In my initial post I may have not made my issue clear enough, so...

Say out loud the sentence, "There are three ways to spell the word two."

Obviously there is only one way to spell that specific word, but it has several homophones. When writing the sentence, what spelling would you replace TWO with? I know it can be rephrased to make it easy, but I want the spelling for this specific example.

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    It's best practice to edit former questions with clarifications rather than ask new ones which aim for the same goal. Anyway, as I commented on your original question: when you are writing about speech sounds, you use a phonetic transcription (the IPA currently being the most popular choice), specifically because using the lexemes proper creates this kind of ambiguity (or conundrum, as you say). The proper, correct answer to your question is what I said the first time: "There are three ways to spell the word /tu/". – Dan Bron Oct 2 '15 at 14:29
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    Ah, but a philosophical question -- if you use /tu/, should it really be the word /tu/? You're counting ways of spelling but not words; they're different lexemes, after all. – John Lawler Oct 2 '15 at 14:49
  • @JohnLawler Yeah, on his original question, basically everyone who engaged with it told him his trouble is self-created: he wants to say the but refer to three distinct things. That his desideratum is paradoxical, I cannot fix for him. :) – Dan Bron Oct 2 '15 at 15:02
  • @JohnLawler: So, should the OP word the sentences as follows - Say out loud the sentence, "There are three ways to spell the homophone /tu/"? – rhetorician Oct 2 '15 at 15:09
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    @rhetorician: There are at least three English words pronounced /tu/; they are spelled differently, in at least three ways. – John Lawler Oct 2 '15 at 17:13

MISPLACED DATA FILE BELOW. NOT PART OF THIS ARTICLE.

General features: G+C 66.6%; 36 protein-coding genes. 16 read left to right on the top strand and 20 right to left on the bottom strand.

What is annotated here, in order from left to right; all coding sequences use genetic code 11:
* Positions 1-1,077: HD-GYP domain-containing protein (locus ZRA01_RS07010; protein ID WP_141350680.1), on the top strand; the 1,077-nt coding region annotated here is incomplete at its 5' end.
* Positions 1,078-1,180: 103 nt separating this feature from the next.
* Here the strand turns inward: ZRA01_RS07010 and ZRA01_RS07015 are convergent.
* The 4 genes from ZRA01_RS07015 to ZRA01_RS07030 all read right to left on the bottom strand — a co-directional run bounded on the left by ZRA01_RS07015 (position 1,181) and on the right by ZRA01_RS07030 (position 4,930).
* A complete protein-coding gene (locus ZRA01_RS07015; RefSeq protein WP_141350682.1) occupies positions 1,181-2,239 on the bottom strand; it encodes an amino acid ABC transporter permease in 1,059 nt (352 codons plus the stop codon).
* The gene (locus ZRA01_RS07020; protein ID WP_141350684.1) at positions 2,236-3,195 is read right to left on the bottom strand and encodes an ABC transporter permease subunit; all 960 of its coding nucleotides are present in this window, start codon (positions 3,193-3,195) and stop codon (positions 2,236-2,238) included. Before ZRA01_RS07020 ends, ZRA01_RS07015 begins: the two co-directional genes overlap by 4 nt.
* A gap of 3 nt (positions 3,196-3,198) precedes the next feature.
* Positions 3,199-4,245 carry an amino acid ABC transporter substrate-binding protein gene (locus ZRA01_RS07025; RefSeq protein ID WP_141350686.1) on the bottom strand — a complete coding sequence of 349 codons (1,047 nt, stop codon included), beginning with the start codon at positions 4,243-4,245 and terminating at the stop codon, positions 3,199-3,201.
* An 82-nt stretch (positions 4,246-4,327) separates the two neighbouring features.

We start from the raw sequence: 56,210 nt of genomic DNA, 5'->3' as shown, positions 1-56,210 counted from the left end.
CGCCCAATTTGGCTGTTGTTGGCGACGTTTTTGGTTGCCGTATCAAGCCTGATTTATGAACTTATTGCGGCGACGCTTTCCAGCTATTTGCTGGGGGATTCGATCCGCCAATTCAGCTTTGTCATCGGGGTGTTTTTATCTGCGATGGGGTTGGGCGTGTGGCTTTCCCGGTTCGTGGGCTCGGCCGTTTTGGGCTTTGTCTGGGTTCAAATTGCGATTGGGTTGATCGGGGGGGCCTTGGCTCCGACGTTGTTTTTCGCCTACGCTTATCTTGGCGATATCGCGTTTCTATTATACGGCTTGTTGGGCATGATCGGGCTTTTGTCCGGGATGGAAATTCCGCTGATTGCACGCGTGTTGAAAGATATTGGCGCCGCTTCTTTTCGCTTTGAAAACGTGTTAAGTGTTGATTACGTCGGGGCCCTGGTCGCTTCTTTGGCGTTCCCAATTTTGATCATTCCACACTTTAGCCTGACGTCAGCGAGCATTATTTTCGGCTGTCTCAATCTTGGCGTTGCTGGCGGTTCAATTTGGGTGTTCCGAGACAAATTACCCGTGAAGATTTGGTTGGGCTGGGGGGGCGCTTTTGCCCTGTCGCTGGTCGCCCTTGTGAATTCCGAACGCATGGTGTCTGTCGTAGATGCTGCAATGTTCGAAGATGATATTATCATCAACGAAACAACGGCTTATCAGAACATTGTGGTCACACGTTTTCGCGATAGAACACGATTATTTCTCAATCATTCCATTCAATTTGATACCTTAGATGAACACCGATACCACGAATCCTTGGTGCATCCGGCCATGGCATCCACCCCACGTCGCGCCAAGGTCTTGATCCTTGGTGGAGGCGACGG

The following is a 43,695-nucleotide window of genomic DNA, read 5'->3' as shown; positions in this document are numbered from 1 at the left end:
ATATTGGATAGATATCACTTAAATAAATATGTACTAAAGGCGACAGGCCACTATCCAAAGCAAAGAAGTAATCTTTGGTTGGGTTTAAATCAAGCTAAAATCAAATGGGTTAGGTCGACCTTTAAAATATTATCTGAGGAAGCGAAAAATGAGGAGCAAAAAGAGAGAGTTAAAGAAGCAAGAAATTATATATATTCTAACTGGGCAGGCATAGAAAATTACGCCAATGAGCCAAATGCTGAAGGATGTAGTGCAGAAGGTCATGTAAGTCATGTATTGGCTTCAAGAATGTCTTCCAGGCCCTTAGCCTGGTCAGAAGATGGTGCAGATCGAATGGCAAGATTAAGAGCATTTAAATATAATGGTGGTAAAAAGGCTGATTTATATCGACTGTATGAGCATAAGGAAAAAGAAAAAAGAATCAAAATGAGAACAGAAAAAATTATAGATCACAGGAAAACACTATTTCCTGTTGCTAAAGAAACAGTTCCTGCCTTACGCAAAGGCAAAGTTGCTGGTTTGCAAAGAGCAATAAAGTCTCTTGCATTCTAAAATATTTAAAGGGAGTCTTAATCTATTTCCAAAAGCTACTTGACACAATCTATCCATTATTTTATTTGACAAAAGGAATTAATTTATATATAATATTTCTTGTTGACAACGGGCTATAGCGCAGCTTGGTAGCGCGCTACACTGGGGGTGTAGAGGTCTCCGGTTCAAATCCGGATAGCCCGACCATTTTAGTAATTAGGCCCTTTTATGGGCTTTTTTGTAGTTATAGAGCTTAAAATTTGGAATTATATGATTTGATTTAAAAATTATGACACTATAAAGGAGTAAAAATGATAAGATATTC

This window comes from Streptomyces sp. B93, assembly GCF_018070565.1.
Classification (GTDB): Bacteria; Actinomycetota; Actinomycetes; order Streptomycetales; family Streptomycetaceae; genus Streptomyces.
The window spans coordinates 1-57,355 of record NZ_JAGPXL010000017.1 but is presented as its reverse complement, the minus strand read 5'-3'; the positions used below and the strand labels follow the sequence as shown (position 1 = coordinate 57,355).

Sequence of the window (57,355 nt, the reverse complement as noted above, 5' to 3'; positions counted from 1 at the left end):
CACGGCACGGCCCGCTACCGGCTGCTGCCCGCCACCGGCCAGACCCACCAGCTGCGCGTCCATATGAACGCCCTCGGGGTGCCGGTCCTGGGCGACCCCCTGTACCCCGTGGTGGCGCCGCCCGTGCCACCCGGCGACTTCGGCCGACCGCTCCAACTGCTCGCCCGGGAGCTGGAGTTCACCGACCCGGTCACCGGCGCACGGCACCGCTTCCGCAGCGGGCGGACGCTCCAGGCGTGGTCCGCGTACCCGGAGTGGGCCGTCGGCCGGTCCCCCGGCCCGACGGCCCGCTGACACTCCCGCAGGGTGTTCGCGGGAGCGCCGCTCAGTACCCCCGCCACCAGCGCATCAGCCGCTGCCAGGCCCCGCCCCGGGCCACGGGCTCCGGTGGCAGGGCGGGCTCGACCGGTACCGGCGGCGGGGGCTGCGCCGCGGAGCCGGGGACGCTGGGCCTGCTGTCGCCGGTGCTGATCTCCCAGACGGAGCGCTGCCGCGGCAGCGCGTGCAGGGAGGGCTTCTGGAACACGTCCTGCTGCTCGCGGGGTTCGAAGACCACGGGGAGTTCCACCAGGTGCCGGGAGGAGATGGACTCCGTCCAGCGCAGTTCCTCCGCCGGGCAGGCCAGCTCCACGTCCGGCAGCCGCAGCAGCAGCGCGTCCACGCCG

Answer is "2". This way you avoid all three ways.

  • .... except "2" isn't a word. – Dan Bron Oct 2 '15 at 18:23
  • Yes. But if we read the question we could find that such point was not specified :) – Anonymous Oct 2 '15 at 18:31
  • It certainly was: he wants to use the phrase "there are three ways to spell the word X", and he explicitly said he does not want to re-arrange the sentence in any way. – Dan Bron Oct 2 '15 at 18:33
  • Yes, it certanly was, but it was in the quotation. And this quotation means some play of sense with writing :) – Anonymous Oct 2 '15 at 18:44
  • No, that is not what quotation means: quotation means you are mentioning something, not using it, and not playing with it. You are mentioning something so you can talk about it; but that doesn't grant some magical license to mischaracterize it. If I say "the cat 'Big Bird' has very long whiskers", the quotes don't give me the right to call a bird a cat. – Dan Bron Oct 2 '15 at 18:50

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